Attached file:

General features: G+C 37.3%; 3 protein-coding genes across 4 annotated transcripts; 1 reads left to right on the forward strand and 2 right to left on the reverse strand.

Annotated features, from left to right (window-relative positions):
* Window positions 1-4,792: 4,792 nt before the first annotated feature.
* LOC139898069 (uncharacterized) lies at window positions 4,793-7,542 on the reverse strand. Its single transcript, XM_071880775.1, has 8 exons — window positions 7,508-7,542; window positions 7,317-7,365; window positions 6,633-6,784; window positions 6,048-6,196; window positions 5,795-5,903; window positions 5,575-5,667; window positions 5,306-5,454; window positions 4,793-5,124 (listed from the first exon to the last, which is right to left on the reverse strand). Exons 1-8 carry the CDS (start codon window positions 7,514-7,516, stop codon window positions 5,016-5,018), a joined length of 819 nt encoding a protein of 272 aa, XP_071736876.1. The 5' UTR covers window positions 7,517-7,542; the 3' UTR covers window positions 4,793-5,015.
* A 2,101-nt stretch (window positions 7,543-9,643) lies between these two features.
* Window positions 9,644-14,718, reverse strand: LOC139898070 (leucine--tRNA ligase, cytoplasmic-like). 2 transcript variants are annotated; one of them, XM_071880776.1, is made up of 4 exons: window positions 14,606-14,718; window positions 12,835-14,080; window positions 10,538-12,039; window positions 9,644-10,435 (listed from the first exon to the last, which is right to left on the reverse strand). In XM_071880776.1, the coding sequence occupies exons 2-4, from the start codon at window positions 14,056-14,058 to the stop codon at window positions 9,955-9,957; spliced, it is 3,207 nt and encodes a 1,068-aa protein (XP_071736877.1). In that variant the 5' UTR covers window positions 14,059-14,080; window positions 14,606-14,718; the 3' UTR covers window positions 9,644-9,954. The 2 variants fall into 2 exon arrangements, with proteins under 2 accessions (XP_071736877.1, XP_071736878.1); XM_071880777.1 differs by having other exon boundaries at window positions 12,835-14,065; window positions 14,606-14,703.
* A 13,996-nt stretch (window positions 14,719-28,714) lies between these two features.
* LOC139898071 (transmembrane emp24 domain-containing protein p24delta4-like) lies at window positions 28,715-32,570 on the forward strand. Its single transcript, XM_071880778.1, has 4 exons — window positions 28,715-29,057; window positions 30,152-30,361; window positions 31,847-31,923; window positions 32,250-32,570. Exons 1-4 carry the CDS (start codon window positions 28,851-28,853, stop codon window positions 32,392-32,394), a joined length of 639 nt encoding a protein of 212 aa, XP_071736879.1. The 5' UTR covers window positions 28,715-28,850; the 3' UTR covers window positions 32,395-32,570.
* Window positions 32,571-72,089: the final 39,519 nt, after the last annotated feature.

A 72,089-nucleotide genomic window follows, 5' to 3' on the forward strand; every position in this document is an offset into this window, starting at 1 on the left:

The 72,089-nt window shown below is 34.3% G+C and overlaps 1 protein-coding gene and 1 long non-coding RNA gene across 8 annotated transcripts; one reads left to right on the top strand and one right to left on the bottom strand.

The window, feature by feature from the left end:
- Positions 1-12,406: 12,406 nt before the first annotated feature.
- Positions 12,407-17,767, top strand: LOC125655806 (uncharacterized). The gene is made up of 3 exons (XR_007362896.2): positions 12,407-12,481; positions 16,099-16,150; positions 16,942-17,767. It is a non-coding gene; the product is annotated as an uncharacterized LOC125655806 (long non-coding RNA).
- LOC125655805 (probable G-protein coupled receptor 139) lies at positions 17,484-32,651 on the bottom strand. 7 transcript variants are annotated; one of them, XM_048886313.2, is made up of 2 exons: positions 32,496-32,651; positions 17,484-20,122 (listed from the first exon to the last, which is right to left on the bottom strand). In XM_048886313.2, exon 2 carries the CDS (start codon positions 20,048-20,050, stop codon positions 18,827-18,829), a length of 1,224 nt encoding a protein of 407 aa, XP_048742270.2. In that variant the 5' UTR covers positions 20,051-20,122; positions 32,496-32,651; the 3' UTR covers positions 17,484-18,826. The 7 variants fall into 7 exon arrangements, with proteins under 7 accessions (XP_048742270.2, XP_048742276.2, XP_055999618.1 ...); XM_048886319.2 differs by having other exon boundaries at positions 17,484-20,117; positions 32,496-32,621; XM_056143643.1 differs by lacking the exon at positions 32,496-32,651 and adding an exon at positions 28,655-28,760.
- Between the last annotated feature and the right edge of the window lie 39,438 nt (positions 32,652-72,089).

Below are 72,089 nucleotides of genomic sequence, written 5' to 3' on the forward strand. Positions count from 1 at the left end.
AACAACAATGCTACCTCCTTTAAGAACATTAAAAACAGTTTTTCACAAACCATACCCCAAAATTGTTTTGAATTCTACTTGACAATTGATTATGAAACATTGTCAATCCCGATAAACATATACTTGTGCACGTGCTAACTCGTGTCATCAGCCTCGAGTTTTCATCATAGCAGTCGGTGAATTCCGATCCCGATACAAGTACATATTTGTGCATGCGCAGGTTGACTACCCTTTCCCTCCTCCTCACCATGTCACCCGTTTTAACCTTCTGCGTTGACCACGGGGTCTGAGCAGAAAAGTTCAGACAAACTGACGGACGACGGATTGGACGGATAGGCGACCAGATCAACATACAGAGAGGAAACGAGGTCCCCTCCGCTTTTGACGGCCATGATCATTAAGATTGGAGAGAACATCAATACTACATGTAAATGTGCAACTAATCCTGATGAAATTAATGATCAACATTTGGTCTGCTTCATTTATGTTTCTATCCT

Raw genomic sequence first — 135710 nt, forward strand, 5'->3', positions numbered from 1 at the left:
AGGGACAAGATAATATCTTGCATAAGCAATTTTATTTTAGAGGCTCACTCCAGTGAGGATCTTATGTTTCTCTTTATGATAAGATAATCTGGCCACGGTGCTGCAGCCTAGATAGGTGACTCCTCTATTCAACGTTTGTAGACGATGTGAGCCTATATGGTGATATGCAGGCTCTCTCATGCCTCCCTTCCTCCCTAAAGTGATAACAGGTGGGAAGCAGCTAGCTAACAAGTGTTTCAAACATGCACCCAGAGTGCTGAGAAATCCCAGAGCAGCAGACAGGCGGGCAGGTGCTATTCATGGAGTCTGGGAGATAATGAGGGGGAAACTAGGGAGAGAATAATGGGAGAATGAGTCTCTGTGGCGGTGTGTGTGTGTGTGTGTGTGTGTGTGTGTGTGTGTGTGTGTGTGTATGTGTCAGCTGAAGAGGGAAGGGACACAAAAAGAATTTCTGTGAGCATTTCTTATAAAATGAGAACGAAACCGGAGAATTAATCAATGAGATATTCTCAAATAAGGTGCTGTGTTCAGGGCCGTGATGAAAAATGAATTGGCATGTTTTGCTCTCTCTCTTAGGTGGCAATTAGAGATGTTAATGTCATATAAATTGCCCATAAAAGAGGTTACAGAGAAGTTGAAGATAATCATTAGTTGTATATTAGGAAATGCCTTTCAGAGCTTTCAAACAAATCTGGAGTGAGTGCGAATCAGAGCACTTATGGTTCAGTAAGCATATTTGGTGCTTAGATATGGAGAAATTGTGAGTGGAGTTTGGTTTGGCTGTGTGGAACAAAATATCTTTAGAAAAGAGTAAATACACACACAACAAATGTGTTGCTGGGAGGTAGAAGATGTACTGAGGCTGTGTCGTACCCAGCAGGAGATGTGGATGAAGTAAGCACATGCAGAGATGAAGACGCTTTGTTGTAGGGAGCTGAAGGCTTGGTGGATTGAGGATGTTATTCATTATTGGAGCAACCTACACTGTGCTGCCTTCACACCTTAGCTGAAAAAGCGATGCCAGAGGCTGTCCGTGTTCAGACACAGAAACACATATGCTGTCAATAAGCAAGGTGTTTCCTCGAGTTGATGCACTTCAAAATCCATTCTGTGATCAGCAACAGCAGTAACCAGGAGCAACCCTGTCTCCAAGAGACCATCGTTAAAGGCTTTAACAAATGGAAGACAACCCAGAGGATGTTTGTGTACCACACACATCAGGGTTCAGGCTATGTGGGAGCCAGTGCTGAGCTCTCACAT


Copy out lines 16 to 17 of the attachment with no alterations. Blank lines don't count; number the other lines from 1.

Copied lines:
- Between the last annotated feature and the right edge of the window lie 39,438 nt (positions 32,652-72,089).

Below are 72,089 nucleotides of genomic sequence, written 5' to 3' on the forward strand. Positions count from 1 at the left end.